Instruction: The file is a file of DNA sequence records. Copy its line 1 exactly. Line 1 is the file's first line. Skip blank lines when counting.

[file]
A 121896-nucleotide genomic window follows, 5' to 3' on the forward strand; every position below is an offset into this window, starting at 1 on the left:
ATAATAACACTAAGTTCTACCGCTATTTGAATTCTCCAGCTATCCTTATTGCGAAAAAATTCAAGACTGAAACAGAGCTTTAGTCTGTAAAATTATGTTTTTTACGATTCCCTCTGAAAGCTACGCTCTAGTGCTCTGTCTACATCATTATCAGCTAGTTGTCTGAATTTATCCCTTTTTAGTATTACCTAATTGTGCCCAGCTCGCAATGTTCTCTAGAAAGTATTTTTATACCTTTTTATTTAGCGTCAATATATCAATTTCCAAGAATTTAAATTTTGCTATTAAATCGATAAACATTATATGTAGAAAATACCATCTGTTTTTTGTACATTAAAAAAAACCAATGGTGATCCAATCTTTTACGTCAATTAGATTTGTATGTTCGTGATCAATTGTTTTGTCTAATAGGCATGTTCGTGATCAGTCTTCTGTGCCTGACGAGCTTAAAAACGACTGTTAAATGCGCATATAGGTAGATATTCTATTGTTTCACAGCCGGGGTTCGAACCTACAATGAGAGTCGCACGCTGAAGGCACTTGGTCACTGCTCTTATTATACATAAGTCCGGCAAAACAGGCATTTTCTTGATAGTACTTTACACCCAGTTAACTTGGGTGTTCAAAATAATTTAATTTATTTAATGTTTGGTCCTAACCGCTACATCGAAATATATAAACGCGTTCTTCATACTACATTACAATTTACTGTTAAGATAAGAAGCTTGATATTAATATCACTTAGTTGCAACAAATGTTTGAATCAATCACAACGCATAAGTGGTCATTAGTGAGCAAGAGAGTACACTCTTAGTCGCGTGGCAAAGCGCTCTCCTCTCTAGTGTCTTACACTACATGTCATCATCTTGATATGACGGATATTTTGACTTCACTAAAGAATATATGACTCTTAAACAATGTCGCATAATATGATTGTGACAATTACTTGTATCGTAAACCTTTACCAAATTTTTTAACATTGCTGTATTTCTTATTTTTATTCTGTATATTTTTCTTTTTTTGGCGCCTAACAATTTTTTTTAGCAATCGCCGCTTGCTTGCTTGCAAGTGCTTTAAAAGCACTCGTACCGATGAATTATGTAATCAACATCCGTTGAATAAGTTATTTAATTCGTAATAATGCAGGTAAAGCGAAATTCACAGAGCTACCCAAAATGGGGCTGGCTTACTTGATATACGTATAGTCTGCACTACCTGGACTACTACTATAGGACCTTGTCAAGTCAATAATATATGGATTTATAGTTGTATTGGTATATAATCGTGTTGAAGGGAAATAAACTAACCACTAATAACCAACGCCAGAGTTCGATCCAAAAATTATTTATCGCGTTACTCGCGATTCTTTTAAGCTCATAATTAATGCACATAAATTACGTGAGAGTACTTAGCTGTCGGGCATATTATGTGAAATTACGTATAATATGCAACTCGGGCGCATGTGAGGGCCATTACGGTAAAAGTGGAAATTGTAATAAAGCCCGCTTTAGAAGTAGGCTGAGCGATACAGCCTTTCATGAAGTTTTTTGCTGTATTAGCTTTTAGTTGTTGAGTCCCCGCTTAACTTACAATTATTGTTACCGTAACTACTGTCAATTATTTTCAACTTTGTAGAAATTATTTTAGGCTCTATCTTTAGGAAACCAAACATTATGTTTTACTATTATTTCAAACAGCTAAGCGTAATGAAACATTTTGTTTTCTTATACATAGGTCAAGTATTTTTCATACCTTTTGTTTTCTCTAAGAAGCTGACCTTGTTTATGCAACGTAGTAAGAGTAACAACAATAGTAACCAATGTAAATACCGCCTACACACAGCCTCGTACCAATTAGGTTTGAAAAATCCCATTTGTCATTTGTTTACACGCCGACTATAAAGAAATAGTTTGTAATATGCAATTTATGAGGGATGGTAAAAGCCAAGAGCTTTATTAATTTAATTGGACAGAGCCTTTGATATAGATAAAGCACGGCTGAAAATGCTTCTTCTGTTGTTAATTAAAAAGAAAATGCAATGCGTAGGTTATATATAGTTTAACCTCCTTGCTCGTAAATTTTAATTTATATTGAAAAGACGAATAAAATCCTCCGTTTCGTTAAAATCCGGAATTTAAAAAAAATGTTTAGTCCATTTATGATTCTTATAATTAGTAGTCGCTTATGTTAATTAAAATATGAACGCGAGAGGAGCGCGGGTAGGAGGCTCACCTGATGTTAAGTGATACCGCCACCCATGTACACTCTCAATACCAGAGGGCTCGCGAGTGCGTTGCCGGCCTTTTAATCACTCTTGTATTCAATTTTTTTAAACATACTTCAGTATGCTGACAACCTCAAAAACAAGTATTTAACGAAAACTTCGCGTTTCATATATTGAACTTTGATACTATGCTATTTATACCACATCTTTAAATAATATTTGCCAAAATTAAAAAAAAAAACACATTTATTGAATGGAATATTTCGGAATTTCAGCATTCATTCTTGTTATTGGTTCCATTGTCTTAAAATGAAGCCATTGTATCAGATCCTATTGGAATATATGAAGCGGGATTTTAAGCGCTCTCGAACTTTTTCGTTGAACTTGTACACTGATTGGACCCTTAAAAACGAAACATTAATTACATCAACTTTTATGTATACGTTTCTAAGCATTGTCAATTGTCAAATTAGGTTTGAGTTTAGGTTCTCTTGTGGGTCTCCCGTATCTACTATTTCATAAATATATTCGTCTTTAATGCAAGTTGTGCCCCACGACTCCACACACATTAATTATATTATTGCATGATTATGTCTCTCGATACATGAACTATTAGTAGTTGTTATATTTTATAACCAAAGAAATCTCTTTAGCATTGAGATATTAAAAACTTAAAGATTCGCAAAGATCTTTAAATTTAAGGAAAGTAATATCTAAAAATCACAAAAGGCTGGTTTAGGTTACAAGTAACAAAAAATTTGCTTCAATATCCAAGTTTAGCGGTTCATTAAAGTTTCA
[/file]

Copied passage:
A 121896-nucleotide genomic window follows, 5' to 3' on the forward strand; every position below is an offset into this window, starting at 1 on the left: